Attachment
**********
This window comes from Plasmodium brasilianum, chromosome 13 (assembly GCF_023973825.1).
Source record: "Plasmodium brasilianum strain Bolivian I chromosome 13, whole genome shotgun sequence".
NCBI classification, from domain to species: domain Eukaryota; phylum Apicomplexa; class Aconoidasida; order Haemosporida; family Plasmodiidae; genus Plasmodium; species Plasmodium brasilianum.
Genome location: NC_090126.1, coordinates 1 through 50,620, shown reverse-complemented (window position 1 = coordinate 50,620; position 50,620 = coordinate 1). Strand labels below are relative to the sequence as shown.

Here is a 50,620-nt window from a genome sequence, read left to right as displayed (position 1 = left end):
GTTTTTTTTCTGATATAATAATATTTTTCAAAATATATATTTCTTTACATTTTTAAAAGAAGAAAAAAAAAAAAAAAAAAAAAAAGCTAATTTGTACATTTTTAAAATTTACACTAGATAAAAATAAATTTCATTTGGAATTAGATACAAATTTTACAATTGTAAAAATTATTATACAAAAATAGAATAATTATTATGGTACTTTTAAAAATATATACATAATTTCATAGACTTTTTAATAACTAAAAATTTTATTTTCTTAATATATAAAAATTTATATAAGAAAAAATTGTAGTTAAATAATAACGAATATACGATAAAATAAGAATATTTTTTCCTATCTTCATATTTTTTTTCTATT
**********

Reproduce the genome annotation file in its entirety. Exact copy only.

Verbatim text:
This window comes from Plasmodium brasilianum, chromosome 13 (assembly GCF_023973825.1).
Source record: "Plasmodium brasilianum strain Bolivian I chromosome 13, whole genome shotgun sequence".
NCBI classification, from domain to species: domain Eukaryota; phylum Apicomplexa; class Aconoidasida; order Haemosporida; family Plasmodiidae; genus Plasmodium; species Plasmodium brasilianum.
Genome location: NC_090126.1, coordinates 1 through 50,620, shown reverse-complemented (window position 1 = coordinate 50,620; position 50,620 = coordinate 1). Strand labels below are relative to the sequence as shown.

Here is a 50,620-nt window from a genome sequence, read left to right as displayed (position 1 = left end):
GTTTTTTTTCTGATATAATAATATTTTTCAAAATATATATTTCTTTACATTTTTAAAAGAAGAAAAAAAAAAAAAAAAAAAAAAAGCTAATTTGTACATTTTTAAAATTTACACTAGATAAAAATAAATTTCATTTGGAATTAGATACAAATTTTACAATTGTAAAAATTATTATACAAAAATAGAATAATTATTATGGTACTTTTAAAAATATATACATAATTTCATAGACTTTTTAATAACTAAAAATTTTATTTTCTTAATATATAAAAATTTATATAAGAAAAAATTGTAGTTAAATAATAACGAATATACGATAAAATAAGAATATTTTTTCCTATCTTCATATTTTTTTTCTATT